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Somalia Needs Own Army
Capt. Paddy AnkundaDaily Monitor
by Capt. Paddy Ankunda
Monday, September 03, 2007

To many people, it may be incomprehensible that a country can exist without a government or at least a central authority. However, Somalia provides the latest example of this naive reality.

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For the last sixteen years, Somalia has not had a government and people were simply living on their own; no central bank, no national army, no ministries, no parliament and all the other organs of government. It sounds strange but it’s true.

Collapse of Somali state
The once powerful Somalia that boasted of the largest and most modern army in Africa, succumbed to the mismanagement of the same military and lost her nationhood. In fact, Somalia had the most advanced air force in eastern Africa at the time.

Somali National Army

Somali Military Parade in the 1970s

In the picture, are some of the Somali Russian made Hunters on a military parade in the 1970s.
The Somali army was effectively decimated in the 1977-78 war, when they sought to annex the Ogaden region from Ethiopia, an operation that terribly boomeranged. To date, the country has not had a force of her own.

Indeed, the political impasse that reigns in Somalia today is deep seated in the role the military played in the affairs of this country. None the less, just like a necessary evil; Somalia still needs an army in order to regain her former great self.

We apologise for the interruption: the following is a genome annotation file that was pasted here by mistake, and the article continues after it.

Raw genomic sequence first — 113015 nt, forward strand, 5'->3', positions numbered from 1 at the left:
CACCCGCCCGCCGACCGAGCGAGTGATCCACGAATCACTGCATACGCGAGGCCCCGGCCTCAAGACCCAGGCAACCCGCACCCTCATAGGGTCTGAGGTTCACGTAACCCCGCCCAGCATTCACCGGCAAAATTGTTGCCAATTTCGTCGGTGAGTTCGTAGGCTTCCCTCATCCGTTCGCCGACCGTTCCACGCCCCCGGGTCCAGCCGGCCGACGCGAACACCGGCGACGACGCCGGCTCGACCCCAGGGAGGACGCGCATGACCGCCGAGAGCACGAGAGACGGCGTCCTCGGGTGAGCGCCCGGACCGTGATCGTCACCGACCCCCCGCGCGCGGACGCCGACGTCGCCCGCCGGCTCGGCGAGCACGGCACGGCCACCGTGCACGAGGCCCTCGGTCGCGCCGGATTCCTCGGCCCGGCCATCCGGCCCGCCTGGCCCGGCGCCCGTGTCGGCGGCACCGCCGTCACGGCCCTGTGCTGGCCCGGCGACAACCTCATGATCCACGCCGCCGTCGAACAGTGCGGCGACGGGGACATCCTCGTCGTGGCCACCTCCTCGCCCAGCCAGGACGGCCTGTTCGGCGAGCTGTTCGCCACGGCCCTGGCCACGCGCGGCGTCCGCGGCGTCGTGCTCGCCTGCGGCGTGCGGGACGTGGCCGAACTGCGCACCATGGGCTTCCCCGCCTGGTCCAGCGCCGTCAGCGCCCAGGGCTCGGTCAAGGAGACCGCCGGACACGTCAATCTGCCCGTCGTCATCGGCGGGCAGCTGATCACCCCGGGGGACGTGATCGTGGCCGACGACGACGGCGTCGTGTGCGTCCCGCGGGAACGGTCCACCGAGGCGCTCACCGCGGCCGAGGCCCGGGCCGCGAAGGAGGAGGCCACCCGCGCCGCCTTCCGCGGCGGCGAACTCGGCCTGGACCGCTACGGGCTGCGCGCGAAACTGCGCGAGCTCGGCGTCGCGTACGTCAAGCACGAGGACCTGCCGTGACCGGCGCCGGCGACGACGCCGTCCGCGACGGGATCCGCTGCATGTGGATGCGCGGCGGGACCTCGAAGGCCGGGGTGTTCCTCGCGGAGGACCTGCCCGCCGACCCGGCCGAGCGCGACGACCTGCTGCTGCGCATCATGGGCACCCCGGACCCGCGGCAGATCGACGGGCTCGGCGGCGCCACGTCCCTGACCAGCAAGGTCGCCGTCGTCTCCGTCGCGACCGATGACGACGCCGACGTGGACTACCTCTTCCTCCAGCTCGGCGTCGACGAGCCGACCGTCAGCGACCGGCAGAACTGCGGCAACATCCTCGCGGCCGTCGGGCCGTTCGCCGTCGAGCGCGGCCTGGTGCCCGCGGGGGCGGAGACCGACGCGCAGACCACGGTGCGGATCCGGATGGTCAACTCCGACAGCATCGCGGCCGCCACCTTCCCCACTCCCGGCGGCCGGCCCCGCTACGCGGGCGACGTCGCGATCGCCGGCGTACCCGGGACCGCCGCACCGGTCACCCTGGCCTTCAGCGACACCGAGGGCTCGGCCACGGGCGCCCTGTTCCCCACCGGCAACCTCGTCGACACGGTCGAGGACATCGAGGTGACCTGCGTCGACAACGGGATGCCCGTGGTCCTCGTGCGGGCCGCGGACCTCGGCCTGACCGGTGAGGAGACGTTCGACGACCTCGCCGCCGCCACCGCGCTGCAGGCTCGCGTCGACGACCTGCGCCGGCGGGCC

African Union role
The African Union mission in Somalia has a role to play in restoring the state of Somalia. The AU mandate categorically states that AMISOM “…will assist in the implementation of the National Security and Stabilisation Plan (NSSP) of Somalia, particularly the effective re-establishment and training of all inclusive Somali security forces…”.
In fact, AMISOM would make a big difference if it turned into a training mission.

Way forward
Training the Somali military will mean practical empowerment of the Somalis to defend themselves. It will also enable the Transitional Federal Government to consolidate its authority over the entire country that is now torn apart among the different clan militias.
It is important however that all clans are represented during recruitment so that the national army is all inclusive.

Such training must emphasise issues of professional and ideological discipline, as well as training on protection and promotion of human rights. This way, the trained force would form the nucleus of a Somali People’s Defence Forces that would undertake the supreme role of protecting the people and the sovereignty of the Somali nation.

Capt. Ankunda is the spokesman of the African Union peacekeeping mission in Somalia

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